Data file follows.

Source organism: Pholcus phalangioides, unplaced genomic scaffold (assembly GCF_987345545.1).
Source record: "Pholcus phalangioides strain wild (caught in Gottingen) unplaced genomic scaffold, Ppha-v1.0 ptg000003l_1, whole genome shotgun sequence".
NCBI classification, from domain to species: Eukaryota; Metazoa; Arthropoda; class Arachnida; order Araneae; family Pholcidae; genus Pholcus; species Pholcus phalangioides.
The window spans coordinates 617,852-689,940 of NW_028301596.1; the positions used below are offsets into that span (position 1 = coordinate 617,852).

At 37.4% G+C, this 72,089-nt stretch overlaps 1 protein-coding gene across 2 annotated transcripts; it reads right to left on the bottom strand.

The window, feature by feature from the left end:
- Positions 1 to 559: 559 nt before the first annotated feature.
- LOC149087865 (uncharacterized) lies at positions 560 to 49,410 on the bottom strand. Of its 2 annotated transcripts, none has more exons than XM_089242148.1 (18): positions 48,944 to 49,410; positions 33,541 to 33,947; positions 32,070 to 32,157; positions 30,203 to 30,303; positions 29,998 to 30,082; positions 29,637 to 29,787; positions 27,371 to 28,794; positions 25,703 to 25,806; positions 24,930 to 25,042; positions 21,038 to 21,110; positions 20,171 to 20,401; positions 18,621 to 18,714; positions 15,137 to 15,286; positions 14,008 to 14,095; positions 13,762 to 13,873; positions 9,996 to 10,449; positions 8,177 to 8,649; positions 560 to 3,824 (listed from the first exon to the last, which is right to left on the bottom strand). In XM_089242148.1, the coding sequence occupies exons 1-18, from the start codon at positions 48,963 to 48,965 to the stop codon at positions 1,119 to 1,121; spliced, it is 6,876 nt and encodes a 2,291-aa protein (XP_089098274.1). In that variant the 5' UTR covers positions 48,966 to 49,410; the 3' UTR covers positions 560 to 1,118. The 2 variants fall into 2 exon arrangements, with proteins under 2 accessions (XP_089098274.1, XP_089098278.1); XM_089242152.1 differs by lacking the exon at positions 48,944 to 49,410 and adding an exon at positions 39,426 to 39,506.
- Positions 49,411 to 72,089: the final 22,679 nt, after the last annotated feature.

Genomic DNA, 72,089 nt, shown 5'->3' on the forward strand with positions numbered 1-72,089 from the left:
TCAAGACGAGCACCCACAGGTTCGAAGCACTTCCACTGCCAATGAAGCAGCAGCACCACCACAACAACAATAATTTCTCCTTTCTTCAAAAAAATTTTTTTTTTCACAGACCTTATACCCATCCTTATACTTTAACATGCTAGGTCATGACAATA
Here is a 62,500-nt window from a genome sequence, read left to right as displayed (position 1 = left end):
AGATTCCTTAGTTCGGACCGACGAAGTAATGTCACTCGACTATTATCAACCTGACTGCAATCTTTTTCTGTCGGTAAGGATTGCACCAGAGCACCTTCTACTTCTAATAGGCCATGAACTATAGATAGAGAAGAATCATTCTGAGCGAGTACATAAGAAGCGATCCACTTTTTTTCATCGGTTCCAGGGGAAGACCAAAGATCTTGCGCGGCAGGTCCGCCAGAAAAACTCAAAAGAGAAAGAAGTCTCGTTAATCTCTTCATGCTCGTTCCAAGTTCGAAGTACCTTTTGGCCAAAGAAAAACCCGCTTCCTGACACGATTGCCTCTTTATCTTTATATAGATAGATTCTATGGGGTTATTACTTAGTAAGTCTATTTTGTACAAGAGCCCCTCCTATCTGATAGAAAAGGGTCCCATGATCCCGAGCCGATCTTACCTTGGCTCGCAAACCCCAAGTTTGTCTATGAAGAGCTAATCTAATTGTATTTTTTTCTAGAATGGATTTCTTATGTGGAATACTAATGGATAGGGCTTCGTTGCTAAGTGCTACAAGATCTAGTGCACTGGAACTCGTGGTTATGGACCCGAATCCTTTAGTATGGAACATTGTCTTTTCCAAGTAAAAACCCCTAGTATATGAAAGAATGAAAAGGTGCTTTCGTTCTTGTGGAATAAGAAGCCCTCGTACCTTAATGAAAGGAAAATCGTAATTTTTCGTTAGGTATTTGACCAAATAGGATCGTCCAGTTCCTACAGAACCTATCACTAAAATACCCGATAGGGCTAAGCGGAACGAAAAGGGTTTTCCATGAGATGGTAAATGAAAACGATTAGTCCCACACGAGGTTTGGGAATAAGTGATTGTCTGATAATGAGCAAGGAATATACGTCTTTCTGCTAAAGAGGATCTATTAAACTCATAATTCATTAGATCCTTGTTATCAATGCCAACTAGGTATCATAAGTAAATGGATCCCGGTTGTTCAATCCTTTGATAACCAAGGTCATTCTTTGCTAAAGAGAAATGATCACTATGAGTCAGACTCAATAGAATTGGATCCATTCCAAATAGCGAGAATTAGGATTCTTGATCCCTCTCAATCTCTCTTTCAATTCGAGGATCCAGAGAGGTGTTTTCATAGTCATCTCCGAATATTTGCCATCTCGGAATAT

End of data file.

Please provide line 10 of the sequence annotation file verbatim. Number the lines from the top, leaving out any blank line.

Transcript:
Genomic DNA, 72,089 nt, shown 5'->3' on the forward strand with positions numbered 1-72,089 from the left: